Global climate change is influencing animal production even in temperate climates. As the number of days when the temperature humidity index exceeds animals’ comfort threshold rises, heat stress has become one of the most important ambient stressors in animal production worldwide.
Heat stress occurs as an animal’s heat gain exceeds the heat it can dissipate. Modern production animals, selected for rapid growth, are more susceptible to heat stress, and adverse effects include decreased productivity, susceptibility to infectious diseases and higher mortality.
As heat stress immediately reduces feed intake, animals lose energy for growth and production. Redistribution of blood flow presents more challenges. During heat stress, blood vessels dilate, redirecting blood flow to the regions where heat can dissipate more easily: the skin. This reduces blood blow to the gastrointestinal tract (GIT) by as much as 40%.
Oxidative stress, damage from free radicals, is another concern. Studies show that hydrogen peroxide production increases up to 50% during heat stress. Simultaneously, maldondialdehyde (MDA) levels increase three-fold in the mitochondria and two-fold in muscle. This level of MDA emphasises the importance of protecting cells (especially GIT cells) from oxidative stress to prevent cell death and loss of functional tissue. Heat stress effects (free radical generation, intestinal hypoxia, gut barrier integrity disruption) occur before clinical symptoms appear, making avoidance essential. As recently uncovered mechanisms show heat stress has a direct effect on the GIT, preventative efforts must include gut health.
When blood flow shifts to peripheral tissues during heat stress, internal organs, including the liver and intestines suffer from oxidative stress. Feeding antioxidants and osmolytes can mitigate this problem. However, antioxidant sources used to prevent heat stress effects must have a strong potential to neutralise the free radicals that cause oxidative stress. Vitamin E is used as an antioxidant in animal diets during heat stress, but has relatively little effect and works only in a lipid medium. Polyphenols are considered natural substances able to induce strong effects against free radicals generated in the GIT during heat stress. The most effective polyphenols for managing free radicals have high bioavailability and are active in both lipid and water-based tissues. Trouw Nutrition developed AOMix, a feed additive comprised of highly bio-available polyphenols with potent antioxidative properties. Supplementing AOMix during heat stress results in lower plasma MDA levels (Figure 1).
Osmoregulatory interventions mitigate the breakdown of intestinal epithelial cells and prevent the adverse effects of heat stress on villus height, thus preserving the gut’s capability for optimal nutrient uptake. As reduced performance is a key challenge during heat stress, osmoregulators are recommended for supplementation before the start of hot seasons. Betaine is a trimethyl derivate of the amino acid glycine and a proven and effective osmoregulator. Trouw Nutrition’s TNIbetain effect on broiler performance was tested in heat stress conditions at the Nutreco Poultry and Rabbit Research Centre in Spain. Adding 1 or 2 g/kg TNIbetain significantly improved feed conversion ratio from 0 to 14 days of age and live weight at 40 days. The percentage of breast meat improved, especially in male broilers (+ 4.7%). Mortality was slightly lower for the highest level of TNIbetain. These results indicate TNIbetain can significantly improve broiler performance during heat stress.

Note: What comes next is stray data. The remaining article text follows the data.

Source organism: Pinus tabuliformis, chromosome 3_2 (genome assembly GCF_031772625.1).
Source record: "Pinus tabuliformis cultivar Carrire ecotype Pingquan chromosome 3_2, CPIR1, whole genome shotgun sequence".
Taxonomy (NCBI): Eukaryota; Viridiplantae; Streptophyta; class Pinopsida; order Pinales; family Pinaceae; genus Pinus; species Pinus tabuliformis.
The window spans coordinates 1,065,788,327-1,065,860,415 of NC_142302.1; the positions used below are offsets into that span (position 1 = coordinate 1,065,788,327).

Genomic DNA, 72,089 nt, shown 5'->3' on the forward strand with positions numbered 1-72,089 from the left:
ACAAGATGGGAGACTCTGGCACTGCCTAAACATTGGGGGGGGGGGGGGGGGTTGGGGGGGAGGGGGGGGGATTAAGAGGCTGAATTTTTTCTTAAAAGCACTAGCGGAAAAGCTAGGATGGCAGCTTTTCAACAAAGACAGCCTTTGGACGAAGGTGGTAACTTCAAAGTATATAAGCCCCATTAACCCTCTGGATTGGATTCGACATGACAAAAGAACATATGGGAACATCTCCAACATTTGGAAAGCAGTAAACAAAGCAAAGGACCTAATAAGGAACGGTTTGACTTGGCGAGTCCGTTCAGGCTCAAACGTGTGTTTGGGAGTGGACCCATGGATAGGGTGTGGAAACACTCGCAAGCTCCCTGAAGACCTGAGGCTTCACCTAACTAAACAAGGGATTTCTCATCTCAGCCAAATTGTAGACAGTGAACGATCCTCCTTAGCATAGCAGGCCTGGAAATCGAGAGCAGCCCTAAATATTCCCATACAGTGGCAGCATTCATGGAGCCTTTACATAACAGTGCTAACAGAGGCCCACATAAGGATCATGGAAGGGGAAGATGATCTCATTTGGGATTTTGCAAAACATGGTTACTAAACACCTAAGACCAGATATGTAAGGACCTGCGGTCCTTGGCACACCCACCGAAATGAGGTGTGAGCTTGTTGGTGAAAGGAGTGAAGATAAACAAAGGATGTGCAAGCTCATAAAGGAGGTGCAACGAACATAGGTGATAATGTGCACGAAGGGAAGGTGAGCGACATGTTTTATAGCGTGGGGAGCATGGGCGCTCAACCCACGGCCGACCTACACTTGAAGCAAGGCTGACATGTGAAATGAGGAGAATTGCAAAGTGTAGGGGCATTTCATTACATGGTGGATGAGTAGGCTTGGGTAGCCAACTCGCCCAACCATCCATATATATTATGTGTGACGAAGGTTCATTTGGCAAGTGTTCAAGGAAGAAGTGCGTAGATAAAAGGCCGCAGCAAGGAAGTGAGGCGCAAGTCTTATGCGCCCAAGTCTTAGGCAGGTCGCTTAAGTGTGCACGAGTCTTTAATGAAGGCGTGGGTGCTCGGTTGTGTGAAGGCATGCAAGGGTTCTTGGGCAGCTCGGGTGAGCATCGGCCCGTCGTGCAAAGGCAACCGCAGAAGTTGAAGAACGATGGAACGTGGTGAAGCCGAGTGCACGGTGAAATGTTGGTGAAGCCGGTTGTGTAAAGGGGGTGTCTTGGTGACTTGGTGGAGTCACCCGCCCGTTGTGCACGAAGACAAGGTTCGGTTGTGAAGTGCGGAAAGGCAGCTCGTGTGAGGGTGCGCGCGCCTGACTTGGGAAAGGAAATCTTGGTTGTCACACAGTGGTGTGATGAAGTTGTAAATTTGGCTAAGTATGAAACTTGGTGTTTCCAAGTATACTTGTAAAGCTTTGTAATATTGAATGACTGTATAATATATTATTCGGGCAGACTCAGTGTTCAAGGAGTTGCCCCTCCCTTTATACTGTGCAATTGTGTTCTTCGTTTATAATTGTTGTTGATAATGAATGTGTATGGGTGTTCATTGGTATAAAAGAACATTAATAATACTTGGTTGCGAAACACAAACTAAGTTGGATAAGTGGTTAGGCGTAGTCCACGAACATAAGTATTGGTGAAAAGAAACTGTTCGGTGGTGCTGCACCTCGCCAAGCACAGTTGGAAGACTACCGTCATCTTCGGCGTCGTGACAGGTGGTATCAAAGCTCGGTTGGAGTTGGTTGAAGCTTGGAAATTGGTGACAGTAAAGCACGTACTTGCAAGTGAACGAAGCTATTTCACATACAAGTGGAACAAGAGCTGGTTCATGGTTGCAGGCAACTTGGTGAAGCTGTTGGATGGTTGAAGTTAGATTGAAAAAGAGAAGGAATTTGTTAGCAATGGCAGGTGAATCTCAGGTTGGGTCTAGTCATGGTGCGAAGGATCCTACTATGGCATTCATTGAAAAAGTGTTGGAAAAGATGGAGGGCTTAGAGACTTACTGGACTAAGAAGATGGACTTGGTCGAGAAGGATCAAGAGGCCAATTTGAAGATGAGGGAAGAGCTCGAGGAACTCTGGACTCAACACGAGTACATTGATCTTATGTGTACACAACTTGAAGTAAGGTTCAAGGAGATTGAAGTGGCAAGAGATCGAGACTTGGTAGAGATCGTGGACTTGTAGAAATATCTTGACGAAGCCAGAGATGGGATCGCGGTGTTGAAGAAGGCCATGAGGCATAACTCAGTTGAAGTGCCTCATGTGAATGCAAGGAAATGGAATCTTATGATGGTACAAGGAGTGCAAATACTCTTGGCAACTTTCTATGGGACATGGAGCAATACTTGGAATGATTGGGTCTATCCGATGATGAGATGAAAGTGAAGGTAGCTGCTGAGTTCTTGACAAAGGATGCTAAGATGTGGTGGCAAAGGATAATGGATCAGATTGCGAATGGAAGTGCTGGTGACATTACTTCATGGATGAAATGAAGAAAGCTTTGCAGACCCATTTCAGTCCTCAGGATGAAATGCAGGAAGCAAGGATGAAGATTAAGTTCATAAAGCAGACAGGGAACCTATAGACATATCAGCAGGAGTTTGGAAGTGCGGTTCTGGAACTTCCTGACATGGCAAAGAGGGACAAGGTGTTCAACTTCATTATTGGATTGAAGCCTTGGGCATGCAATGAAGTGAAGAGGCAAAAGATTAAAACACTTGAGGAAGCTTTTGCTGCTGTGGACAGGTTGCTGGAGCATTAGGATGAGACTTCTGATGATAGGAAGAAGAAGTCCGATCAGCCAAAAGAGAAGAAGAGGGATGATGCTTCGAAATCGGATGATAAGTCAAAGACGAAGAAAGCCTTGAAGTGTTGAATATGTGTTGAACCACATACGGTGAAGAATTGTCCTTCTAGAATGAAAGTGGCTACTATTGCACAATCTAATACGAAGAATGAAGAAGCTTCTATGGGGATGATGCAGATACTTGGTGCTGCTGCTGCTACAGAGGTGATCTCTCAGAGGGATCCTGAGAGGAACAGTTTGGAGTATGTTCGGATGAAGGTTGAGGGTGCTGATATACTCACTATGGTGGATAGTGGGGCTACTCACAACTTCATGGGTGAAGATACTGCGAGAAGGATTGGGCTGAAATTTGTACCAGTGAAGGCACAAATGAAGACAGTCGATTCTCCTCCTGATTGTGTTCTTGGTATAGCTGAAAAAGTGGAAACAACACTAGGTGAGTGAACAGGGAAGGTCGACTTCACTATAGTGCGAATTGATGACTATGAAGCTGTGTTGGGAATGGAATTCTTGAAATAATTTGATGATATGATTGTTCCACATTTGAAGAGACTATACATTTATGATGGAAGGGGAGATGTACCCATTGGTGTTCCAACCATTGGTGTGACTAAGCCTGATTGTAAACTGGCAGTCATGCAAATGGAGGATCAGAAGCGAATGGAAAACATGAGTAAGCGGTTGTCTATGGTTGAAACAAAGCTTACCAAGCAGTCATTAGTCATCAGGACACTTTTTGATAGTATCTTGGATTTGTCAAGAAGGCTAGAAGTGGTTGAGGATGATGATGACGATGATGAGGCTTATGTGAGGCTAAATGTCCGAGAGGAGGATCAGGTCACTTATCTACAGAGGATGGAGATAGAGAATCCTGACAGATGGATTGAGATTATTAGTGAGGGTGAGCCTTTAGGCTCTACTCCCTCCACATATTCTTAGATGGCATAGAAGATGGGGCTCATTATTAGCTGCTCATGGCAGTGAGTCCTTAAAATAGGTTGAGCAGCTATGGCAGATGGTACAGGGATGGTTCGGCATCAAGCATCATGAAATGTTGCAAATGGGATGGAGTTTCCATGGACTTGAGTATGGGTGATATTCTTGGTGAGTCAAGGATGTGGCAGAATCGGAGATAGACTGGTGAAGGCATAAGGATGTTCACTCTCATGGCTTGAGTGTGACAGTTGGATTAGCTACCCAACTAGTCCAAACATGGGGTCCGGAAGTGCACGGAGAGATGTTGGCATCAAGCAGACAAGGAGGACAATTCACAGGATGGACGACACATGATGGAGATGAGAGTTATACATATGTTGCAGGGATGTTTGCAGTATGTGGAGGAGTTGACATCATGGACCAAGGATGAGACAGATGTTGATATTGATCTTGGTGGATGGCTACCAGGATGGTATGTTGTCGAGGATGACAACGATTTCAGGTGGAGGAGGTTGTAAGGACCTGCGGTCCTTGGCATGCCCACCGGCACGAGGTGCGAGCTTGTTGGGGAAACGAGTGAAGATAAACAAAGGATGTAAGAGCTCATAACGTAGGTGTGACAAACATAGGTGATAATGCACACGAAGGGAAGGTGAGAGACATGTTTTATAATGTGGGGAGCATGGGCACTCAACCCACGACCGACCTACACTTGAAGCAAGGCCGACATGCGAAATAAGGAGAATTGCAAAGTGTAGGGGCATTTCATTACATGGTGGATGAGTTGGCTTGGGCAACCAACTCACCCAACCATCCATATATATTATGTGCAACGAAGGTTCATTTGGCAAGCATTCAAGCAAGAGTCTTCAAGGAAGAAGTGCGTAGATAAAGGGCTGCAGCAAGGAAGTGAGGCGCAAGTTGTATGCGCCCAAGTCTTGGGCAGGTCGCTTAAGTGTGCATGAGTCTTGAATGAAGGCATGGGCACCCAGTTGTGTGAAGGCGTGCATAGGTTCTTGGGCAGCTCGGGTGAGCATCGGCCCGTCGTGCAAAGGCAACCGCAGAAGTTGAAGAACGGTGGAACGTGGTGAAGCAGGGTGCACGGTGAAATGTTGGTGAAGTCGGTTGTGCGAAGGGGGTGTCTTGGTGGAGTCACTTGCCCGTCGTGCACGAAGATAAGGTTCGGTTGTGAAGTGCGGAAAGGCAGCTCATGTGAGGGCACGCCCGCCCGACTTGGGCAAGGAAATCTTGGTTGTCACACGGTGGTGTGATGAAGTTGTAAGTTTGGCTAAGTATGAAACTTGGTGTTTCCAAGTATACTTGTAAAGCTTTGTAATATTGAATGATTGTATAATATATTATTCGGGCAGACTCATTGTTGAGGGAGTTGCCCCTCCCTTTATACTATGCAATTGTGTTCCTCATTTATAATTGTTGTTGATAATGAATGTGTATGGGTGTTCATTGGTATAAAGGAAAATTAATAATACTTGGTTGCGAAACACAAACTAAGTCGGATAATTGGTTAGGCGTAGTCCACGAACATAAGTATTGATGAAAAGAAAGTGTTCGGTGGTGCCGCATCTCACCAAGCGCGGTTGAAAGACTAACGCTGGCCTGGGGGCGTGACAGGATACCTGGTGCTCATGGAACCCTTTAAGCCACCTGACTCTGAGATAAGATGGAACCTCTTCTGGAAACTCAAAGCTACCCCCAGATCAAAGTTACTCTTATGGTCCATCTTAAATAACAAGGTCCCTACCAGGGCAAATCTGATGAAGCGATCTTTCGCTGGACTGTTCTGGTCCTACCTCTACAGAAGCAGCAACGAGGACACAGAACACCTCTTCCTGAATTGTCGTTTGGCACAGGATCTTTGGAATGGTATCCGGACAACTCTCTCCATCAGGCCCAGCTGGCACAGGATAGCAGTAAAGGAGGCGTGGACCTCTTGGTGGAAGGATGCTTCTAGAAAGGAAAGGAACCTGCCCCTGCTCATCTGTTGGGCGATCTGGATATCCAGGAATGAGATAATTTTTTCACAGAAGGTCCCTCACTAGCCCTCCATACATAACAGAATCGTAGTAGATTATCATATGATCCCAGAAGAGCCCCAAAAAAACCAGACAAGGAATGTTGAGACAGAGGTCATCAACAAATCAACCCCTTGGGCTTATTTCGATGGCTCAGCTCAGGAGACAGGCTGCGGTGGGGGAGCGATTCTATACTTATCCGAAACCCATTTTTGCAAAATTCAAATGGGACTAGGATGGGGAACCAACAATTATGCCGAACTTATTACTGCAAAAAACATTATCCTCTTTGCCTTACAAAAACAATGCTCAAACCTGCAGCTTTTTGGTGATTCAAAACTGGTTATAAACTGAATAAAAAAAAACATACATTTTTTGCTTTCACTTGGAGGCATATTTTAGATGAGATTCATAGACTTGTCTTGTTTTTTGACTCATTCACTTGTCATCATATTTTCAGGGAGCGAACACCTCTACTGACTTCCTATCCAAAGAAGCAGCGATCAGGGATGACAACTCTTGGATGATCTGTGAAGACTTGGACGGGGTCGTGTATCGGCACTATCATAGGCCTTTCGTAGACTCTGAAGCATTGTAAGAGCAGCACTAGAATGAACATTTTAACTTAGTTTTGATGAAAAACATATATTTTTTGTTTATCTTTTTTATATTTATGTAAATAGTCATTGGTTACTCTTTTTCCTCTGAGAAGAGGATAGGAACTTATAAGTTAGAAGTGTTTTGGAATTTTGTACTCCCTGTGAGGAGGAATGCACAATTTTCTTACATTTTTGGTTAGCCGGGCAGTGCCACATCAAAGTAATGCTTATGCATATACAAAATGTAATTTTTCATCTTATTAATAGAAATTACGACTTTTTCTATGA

Heat stress harms gut health and functionality. Research has shown increased immune cell infiltration into the gut wall of heat stress-exposed animals. This is likely due to loss of gut barrier integrity and the translocation of pathogens, bacterial compounds and small particles triggering an inflammatory response. Long-term heat stress may activate a mechanism in the small intestine to maintain homeostasis between commensal bacteria and the immune system. Presan helps stabilise gut microbiota, strengthen gut barrier integrity and support gut health during heat stress. Research shows Presan’s effects on weight gain and gut barrier function (Figure 2) compared to control groups. Trouw Nutrition invests in research to understand the underlying mechanisms of heat stress and develop effective management and nutritional approaches. As climate changes influence animal production, preventative strategies are essential.
References available upon request
Dr Jessika van Leeuwen, Global Programme Manager Swine;
Melchior de Bruin, Global Programme Manager Poultry;
Sangeeta Singh, Global Programme Manager Lead Nutritional Solutions, Trouw Nutrition